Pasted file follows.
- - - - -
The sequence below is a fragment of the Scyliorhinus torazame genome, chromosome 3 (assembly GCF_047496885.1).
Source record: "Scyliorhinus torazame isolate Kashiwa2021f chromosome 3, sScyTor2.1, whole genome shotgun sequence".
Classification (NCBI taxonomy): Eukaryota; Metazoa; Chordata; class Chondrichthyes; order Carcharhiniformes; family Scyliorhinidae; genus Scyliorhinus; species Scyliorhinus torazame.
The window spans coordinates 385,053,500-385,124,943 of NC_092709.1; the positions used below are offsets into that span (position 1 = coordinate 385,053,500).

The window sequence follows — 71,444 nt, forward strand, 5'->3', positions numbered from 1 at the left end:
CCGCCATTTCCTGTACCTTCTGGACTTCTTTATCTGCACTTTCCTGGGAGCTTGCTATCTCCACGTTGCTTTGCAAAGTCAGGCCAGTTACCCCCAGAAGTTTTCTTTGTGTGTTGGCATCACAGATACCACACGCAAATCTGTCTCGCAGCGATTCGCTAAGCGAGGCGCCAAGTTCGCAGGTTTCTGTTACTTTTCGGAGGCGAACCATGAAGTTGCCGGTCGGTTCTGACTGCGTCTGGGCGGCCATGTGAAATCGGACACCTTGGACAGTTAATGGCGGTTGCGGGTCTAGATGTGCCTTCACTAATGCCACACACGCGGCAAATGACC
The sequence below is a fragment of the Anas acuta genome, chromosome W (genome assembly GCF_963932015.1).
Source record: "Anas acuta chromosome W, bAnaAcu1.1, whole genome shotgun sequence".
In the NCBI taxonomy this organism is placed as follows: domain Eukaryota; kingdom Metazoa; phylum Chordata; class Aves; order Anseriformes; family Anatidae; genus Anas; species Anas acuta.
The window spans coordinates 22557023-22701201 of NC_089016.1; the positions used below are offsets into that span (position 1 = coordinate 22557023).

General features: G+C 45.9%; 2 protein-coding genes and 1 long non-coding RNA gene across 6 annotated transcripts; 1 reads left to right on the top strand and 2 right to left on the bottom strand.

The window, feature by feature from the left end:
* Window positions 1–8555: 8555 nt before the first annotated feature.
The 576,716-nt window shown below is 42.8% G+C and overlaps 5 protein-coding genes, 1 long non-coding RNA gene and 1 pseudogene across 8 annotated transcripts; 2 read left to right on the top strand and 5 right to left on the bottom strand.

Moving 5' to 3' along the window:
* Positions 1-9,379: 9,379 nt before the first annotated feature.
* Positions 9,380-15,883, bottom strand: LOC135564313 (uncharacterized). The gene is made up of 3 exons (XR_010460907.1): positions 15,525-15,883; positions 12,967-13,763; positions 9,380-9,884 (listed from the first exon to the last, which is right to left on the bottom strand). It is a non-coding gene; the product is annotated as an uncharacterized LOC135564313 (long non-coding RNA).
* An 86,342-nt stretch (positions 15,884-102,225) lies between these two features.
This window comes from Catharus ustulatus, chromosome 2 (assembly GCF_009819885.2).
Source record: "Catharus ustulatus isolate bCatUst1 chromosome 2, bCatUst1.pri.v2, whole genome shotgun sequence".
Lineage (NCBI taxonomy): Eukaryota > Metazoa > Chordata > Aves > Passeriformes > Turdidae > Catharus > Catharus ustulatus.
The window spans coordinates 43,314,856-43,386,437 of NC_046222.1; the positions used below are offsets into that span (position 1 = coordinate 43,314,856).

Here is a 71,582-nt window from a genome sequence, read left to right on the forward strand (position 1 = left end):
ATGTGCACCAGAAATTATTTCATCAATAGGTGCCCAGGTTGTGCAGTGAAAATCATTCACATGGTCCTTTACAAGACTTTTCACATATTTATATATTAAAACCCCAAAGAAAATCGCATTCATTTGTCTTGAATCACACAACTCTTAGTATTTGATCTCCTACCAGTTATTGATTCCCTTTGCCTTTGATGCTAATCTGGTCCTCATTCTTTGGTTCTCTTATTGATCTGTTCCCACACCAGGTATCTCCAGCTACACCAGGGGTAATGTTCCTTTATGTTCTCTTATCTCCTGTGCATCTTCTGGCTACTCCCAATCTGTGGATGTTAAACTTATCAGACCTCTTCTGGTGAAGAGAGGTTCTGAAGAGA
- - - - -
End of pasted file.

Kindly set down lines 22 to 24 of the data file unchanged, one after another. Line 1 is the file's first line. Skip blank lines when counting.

The window spans coordinates 43,314,856-43,386,437 of NC_046222.1; the positions used below are offsets into that span (position 1 = coordinate 43,314,856).

Here is a 71,582-nt window from a genome sequence, read left to right on the forward strand (position 1 = left end):
ATGTGCACCAGAAATTATTTCATCAATAGGTGCCCAGGTTGTGCAGTGAAAATCATTCACATGGTCCTTTACAAGACTTTTCACATATTTATATATTAAAACCCCAAAGAAAATCGCATTCATTTGTCTTGAATCACACAACTCTTAGTATTTGATCTCCTACCAGTTATTGATTCCCTTTGCCTTTGATGCTAATCTGGTCCTCATTCTTTGGTTCTCTTATTGATCTGTTCCCACACCAGGTATCTCCAGCTACACCAGGGGTAATGTTCCTTTATGTTCTCTTATCTCCTGTGCATCTTCTGGCTACTCCCAATCTGTGGATGTTAAACTTATCAGACCTCTTCTGGTGAAGAGAGGTTCTGAAGAGA